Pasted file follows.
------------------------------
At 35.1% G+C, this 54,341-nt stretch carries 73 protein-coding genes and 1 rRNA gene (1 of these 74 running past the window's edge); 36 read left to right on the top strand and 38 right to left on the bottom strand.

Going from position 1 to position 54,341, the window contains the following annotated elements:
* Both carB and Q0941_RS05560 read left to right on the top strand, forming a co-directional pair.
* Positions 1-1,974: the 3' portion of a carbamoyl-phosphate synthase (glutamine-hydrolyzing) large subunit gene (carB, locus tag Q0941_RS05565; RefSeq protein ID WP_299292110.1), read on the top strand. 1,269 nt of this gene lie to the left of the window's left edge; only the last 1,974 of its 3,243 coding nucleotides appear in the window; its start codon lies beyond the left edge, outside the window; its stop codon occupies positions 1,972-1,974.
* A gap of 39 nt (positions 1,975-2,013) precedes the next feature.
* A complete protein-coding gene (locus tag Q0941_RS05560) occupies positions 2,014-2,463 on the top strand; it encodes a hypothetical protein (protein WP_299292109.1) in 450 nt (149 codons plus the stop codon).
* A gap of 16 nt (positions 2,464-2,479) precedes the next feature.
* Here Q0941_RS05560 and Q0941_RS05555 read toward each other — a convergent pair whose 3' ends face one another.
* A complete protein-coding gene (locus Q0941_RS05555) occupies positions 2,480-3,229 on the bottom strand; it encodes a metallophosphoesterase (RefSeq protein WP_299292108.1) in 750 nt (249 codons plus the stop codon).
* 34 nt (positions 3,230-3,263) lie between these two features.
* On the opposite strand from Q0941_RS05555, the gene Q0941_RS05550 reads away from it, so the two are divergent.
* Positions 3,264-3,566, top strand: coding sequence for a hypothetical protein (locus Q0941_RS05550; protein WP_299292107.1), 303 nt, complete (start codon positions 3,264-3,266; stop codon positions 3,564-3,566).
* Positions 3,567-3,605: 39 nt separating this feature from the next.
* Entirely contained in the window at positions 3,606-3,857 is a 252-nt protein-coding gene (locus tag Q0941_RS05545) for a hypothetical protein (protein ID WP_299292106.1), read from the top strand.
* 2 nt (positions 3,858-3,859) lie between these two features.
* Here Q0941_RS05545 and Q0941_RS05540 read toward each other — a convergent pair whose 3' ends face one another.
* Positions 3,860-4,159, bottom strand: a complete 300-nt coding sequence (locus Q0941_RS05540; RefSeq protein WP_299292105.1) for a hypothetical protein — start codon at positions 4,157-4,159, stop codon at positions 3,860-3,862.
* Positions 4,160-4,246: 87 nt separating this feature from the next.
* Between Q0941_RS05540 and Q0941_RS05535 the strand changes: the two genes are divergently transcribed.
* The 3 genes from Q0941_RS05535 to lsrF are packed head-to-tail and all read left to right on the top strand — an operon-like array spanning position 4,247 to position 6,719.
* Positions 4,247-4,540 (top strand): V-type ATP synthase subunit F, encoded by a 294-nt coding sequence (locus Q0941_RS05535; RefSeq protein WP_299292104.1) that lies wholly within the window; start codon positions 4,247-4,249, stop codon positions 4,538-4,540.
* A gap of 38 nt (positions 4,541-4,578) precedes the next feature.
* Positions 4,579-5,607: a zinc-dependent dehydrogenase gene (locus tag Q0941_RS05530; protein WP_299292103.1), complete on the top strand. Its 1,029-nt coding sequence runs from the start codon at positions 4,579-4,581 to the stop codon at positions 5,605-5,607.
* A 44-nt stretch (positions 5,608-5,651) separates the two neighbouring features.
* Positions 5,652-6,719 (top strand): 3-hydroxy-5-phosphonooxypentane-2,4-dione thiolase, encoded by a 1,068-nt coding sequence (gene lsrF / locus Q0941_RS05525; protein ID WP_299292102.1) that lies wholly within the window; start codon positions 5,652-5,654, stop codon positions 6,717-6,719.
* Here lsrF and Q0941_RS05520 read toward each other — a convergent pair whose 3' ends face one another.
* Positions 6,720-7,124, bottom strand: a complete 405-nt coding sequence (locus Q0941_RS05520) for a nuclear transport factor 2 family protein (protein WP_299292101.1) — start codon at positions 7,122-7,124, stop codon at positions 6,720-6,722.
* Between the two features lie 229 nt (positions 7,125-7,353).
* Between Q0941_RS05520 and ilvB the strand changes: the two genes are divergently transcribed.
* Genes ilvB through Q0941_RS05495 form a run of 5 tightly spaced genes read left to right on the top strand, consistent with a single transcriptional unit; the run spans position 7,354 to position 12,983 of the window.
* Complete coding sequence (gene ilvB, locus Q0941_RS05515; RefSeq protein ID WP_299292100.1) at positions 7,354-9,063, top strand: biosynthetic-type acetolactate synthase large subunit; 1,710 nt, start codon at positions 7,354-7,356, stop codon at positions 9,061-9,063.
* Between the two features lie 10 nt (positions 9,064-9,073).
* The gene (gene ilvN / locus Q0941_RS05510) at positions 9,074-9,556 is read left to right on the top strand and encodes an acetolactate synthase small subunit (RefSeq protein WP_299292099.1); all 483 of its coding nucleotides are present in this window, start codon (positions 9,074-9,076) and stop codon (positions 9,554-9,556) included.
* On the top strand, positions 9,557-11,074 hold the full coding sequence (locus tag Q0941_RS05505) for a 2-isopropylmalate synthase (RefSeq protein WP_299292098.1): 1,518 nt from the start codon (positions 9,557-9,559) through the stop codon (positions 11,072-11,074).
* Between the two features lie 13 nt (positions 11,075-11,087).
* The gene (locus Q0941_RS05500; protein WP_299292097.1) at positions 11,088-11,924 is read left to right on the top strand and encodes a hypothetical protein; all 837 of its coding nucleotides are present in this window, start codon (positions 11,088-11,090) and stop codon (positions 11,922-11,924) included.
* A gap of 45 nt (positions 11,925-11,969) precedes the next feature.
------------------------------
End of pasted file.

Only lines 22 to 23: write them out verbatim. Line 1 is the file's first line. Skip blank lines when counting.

* A gap of 38 nt (positions 4,541-4,578) precedes the next feature.
* Positions 4,579-5,607: a zinc-dependent dehydrogenase gene (locus tag Q0941_RS05530; protein WP_299292103.1), complete on the top strand. Its 1,029-nt coding sequence runs from the start codon at positions 4,579-4,581 to the stop codon at positions 5,605-5,607.